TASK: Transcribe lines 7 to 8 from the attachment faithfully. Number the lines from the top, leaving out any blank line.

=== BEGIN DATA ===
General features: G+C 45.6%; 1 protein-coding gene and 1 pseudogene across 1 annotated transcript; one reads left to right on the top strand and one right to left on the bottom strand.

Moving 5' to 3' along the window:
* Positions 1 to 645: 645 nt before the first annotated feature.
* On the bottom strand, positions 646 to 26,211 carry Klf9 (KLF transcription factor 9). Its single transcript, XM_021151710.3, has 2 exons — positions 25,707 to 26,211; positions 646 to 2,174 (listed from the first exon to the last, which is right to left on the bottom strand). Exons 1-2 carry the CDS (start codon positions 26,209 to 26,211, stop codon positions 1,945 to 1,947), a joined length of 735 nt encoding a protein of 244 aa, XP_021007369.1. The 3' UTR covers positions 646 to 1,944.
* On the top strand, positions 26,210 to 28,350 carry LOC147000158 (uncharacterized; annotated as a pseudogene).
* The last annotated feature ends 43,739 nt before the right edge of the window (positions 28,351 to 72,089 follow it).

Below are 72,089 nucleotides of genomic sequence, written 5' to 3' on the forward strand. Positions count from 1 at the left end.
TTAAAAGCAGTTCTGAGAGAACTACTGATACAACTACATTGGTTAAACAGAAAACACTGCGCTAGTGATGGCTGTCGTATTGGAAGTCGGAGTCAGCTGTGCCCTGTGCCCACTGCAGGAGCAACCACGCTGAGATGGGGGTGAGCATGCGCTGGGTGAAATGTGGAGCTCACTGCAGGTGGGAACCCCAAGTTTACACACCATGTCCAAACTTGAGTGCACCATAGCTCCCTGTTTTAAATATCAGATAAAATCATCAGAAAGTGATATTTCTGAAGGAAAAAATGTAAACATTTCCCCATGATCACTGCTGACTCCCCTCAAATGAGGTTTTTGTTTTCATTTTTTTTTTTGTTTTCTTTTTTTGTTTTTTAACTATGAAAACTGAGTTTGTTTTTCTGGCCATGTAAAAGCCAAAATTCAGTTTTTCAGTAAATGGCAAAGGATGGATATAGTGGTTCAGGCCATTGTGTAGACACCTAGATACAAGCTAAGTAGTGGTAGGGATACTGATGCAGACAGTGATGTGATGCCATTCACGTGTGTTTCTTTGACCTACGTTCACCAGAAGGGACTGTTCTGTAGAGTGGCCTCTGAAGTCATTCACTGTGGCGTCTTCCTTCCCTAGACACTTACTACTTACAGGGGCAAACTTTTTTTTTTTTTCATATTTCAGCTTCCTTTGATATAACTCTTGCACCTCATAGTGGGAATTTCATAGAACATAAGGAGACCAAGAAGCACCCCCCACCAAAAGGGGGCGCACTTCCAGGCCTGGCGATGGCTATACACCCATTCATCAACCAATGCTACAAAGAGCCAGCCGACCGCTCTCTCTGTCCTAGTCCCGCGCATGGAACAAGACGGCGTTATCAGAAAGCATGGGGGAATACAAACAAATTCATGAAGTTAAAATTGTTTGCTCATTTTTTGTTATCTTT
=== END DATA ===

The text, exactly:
Below are 72,089 nucleotides of genomic sequence, written 5' to 3' on the forward strand. Positions count from 1 at the left end.
TTAAAAGCAGTTCTGAGAGAACTACTGATACAACTACATTGGTTAAACAGAAAACACTGCGCTAGTGATGGCTGTCGTATTGGAAGTCGGAGTCAGCTGTGCCCTGTGCCCACTGCAGGAGCAACCACGCTGAGATGGGGGTGAGCATGCGCTGGGTGAAATGTGGAGCTCACTGCAGGTGGGAACCCCAAGTTTACACACCATGTCCAAACTTGAGTGCACCATAGCTCCCTGTTTTAAATATCAGATAAAATCATCAGAAAGTGATATTTCTGAAGGAAAAAATGTAAACATTTCCCCATGATCACTGCTGACTCCCCTCAAATGAGGTTTTTGTTTTCATTTTTTTTTTTGTTTTCTTTTTTTGTTTTTTAACTATGAAAACTGAGTTTGTTTTTCTGGCCATGTAAAAGCCAAAATTCAGTTTTTCAGTAAATGGCAAAGGATGGATATAGTGGTTCAGGCCATTGTGTAGACACCTAGATACAAGCTAAGTAGTGGTAGGGATACTGATGCAGACAGTGATGTGATGCCATTCACGTGTGTTTCTTTGACCTACGTTCACCAGAAGGGACTGTTCTGTAGAGTGGCCTCTGAAGTCATTCACTGTGGCGTCTTCCTTCCCTAGACACTTACTACTTACAGGGGCAAACTTTTTTTTTTTTTCATATTTCAGCTTCCTTTGATATAACTCTTGCACCTCATAGTGGGAATTTCATAGAACATAAGGAGACCAAGAAGCACCCCCCACCAAAAGGGGGCGCACTTCCAGGCCTGGCGATGGCTATACACCCATTCATCAACCAATGCTACAAAGAGCCAGCCGACCGCTCTCTCTGTCCTAGTCCCGCGCATGGAACAAGACGGCGTTATCAGAAAGCATGGGGGAATACAAACAAATTCATGAAGTTAAAATTGTTTGCTCATTTTTTGTTATCTTT